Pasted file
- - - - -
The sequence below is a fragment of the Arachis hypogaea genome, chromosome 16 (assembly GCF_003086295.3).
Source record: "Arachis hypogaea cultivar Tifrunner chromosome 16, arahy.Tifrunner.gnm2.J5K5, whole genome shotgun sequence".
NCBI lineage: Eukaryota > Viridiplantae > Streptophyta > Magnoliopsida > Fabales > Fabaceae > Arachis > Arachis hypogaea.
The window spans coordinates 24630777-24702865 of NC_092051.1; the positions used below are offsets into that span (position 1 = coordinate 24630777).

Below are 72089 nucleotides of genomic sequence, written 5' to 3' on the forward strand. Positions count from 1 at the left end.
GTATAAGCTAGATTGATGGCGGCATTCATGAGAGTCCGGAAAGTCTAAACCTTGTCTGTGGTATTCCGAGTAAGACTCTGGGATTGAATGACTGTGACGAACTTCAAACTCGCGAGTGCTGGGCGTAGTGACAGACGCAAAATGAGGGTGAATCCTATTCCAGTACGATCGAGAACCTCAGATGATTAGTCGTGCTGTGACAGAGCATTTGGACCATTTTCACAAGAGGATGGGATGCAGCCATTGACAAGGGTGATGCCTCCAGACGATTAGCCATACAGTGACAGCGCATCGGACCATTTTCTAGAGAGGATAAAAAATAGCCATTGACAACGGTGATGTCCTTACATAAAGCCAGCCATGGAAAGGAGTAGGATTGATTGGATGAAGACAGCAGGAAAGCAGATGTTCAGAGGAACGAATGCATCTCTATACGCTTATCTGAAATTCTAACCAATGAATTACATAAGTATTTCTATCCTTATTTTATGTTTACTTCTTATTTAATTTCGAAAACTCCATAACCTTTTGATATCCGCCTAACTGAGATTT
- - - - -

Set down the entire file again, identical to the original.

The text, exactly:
The sequence below is a fragment of the Arachis hypogaea genome, chromosome 16 (assembly GCF_003086295.3).
Source record: "Arachis hypogaea cultivar Tifrunner chromosome 16, arahy.Tifrunner.gnm2.J5K5, whole genome shotgun sequence".
NCBI lineage: Eukaryota > Viridiplantae > Streptophyta > Magnoliopsida > Fabales > Fabaceae > Arachis > Arachis hypogaea.
The window spans coordinates 24630777-24702865 of NC_092051.1; the positions used below are offsets into that span (position 1 = coordinate 24630777).

Below are 72089 nucleotides of genomic sequence, written 5' to 3' on the forward strand. Positions count from 1 at the left end.
GTATAAGCTAGATTGATGGCGGCATTCATGAGAGTCCGGAAAGTCTAAACCTTGTCTGTGGTATTCCGAGTAAGACTCTGGGATTGAATGACTGTGACGAACTTCAAACTCGCGAGTGCTGGGCGTAGTGACAGACGCAAAATGAGGGTGAATCCTATTCCAGTACGATCGAGAACCTCAGATGATTAGTCGTGCTGTGACAGAGCATTTGGACCATTTTCACAAGAGGATGGGATGCAGCCATTGACAAGGGTGATGCCTCCAGACGATTAGCCATACAGTGACAGCGCATCGGACCATTTTCTAGAGAGGATAAAAAATAGCCATTGACAACGGTGATGTCCTTACATAAAGCCAGCCATGGAAAGGAGTAGGATTGATTGGATGAAGACAGCAGGAAAGCAGATGTTCAGAGGAACGAATGCATCTCTATACGCTTATCTGAAATTCTAACCAATGAATTACATAAGTATTTCTATCCTTATTTTATGTTTACTTCTTATTTAATTTCGAAAACTCCATAACCTTTTGATATCCGCCTAACTGAGATTT